The Horse Dealer's Daughter Questions and Answers
by D. H. Lawrence

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Where is allegory and paradox in the story of " The Horse Dealer's Daughter"?                                 Thank you Story written by D.H. Lawrence

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Allegory is a lesson communicated through symbolism, usually involving moral or spiritual ideas. A paradox is a statement that seems to contradict itself but actually contains a truth, or it can be a statement or opinion that is contrary to a belief or idea that is generally accepted by a society.

The two main characters of this story are Mabel and Fergusson. They are from two different classes of society and would therefore be considered incompatible with one another. Society would consider them to be unsuited to each other since he is a doctor and she is a poor horse dealer's daughter. Their love is paradoxical because it goes against the established rules at that time that these two people should not cross the class lines of society.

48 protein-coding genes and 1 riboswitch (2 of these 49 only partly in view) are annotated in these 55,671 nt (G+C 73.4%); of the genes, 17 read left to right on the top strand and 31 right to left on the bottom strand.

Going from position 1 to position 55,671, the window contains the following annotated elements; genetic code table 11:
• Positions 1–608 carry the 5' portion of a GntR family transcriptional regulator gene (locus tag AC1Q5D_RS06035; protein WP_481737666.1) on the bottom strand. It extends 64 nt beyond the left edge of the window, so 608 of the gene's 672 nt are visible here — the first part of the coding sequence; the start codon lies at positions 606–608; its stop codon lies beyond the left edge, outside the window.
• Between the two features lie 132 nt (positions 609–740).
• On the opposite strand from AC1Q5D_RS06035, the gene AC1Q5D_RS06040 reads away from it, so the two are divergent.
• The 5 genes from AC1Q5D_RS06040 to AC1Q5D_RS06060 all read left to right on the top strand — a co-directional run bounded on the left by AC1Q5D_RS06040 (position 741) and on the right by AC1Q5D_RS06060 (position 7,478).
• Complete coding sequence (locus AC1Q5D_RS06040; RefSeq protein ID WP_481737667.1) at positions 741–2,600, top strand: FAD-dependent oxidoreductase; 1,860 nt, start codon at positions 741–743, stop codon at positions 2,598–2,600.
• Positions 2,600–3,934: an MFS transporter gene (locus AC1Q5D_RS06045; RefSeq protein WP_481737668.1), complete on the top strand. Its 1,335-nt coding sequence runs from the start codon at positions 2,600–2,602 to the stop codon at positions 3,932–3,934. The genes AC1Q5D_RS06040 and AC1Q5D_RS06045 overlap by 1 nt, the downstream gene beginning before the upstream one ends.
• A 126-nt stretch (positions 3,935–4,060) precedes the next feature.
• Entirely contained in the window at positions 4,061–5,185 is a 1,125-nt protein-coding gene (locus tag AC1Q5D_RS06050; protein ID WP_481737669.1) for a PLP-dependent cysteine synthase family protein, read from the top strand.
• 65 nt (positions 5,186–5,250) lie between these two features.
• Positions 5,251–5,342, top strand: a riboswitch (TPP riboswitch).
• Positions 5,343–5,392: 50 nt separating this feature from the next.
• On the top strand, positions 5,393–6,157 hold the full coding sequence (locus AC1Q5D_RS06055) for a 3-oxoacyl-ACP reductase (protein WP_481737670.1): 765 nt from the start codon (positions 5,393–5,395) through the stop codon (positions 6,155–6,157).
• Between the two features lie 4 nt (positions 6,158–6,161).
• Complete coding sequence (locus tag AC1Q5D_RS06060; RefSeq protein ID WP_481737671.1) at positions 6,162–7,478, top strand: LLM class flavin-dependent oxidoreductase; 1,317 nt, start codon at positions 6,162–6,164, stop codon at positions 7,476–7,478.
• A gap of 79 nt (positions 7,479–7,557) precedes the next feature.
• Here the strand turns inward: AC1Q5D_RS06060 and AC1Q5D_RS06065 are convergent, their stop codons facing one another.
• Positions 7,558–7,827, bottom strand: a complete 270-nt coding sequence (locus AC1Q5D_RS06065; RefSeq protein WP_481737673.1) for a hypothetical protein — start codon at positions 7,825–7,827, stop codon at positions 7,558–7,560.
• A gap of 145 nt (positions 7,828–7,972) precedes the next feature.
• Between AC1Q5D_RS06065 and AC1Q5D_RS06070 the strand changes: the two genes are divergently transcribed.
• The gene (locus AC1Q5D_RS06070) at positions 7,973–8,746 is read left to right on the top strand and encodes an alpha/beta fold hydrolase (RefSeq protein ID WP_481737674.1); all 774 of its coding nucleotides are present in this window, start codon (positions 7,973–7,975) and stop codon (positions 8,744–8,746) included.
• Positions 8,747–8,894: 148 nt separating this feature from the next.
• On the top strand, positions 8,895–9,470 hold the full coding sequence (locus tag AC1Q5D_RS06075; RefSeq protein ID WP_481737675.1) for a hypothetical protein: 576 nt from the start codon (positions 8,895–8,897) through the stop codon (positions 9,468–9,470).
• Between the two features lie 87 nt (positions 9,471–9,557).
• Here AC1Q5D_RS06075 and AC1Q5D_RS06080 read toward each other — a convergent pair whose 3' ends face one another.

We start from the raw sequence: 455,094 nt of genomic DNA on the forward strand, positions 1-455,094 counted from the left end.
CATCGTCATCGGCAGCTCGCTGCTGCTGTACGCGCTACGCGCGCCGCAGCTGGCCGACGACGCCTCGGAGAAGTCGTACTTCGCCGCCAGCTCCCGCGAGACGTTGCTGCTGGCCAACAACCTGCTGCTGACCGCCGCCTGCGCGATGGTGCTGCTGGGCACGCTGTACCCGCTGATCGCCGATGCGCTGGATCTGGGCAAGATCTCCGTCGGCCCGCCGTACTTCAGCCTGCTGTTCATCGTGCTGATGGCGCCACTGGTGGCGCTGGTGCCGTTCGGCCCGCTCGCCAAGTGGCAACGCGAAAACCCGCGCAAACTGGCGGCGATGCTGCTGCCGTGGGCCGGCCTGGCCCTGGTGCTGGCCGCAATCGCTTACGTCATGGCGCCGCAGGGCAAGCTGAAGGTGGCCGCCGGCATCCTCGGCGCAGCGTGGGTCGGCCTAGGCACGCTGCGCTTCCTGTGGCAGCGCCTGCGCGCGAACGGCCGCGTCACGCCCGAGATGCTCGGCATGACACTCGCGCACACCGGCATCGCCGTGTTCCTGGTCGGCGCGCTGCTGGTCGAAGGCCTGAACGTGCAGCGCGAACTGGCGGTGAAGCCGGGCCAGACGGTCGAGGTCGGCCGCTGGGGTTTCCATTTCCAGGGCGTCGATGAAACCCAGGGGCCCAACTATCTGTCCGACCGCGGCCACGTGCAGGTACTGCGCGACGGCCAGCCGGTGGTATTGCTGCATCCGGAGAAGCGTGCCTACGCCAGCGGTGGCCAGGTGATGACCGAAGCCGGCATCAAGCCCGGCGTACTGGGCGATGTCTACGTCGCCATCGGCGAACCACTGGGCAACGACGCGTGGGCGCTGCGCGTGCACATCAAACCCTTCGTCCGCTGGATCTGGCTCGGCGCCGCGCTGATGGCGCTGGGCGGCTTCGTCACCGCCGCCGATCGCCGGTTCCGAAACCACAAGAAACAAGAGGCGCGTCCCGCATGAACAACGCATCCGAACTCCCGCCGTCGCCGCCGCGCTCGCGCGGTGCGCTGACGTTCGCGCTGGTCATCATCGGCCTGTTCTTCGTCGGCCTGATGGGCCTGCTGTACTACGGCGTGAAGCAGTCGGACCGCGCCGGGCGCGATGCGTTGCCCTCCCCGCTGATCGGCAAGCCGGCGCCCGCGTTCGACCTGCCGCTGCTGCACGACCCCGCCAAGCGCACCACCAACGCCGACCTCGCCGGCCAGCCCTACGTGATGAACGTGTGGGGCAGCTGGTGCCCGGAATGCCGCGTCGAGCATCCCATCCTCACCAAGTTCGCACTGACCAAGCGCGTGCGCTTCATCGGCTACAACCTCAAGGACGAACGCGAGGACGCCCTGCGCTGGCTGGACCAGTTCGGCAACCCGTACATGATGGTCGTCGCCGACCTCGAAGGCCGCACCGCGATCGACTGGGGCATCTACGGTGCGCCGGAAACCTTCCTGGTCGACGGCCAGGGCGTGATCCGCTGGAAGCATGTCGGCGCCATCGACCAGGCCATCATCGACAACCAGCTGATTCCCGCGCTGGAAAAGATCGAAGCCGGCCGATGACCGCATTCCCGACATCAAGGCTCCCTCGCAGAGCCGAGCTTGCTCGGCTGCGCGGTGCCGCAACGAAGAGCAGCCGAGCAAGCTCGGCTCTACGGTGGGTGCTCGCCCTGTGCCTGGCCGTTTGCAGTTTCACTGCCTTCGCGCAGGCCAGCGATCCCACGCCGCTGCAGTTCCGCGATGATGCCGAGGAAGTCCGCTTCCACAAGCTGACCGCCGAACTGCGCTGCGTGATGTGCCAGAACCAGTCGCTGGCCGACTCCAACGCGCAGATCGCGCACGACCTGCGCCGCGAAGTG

When Fergusson saves Mabel from drowning in the pond, the author uses metaphor to communicate the passion of the couple as well as to express hope. This is where we see spiritual references, such as Mabel's body had "risen" from the pond and he "rose higher" when he carried her from the pond. The author is referring to Jesus rising from the dead. These spiritual metaphors would be characteristic of allegory.

It is through theme communicated through symbolism that we learn a lesson. Mabel symbolizes instinct while Fergusson represents logic. Mabel feels things deeply and responds to situations instinctively rather than carefully considering what her actions should be before she reacts. Fergusson has always based his decisions on science and logic rather than upon emotions. The personality of these two characters are contradictory in nature, yet their passion is unbridled. Can these two opposing forces coexist? What is the lesson (allegory) we learn? I'll leave that for you to decide.

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